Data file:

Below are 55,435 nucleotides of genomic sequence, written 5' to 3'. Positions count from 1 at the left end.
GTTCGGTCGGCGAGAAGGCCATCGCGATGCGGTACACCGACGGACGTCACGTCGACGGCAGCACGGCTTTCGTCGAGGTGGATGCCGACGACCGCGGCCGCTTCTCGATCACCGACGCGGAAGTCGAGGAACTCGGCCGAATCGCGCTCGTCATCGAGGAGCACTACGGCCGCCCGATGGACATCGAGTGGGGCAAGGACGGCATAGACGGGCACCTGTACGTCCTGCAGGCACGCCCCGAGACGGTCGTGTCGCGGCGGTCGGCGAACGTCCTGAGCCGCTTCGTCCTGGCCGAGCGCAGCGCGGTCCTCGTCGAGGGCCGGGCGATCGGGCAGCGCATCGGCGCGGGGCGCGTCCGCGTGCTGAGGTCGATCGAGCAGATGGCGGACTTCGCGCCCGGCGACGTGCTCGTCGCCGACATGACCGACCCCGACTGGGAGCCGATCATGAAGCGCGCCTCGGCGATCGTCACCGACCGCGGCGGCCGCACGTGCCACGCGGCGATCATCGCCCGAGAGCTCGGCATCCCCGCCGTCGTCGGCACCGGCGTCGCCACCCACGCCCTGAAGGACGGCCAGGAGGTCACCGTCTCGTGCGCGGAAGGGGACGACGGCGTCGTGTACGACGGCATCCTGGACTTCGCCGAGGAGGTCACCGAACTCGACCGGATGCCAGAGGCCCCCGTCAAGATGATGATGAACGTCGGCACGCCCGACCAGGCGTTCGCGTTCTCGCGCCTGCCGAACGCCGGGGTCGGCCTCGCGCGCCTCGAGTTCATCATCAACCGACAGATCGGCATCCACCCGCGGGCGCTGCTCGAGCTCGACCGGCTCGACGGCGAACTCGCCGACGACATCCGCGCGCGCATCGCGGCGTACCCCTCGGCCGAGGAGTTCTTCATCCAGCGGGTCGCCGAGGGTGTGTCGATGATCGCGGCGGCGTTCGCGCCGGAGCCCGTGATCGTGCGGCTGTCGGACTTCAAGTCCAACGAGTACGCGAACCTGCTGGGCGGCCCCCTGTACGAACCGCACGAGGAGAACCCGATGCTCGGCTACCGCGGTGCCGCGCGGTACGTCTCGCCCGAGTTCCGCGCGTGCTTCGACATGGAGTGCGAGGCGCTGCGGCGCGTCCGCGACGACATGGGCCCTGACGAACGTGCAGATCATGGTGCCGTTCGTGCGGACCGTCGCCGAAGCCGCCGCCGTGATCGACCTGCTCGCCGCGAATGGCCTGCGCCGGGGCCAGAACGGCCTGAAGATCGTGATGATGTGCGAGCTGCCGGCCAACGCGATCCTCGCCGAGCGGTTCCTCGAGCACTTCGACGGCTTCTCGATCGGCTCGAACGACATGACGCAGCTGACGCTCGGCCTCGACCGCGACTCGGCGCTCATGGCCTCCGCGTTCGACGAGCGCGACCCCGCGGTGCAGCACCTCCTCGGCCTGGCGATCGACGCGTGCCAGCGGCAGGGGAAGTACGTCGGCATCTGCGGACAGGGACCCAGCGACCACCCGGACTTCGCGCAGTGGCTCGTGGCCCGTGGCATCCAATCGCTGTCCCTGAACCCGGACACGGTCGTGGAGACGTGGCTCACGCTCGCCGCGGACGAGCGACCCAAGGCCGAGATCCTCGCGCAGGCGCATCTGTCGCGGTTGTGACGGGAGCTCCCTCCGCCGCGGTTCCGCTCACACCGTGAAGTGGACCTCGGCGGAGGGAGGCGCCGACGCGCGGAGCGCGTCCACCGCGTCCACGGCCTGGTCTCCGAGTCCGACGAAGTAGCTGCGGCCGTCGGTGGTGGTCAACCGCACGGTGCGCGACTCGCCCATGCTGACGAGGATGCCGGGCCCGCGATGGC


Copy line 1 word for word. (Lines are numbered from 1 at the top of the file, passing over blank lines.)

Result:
Below are 55,435 nucleotides of genomic sequence, written 5' to 3'. Positions count from 1 at the left end.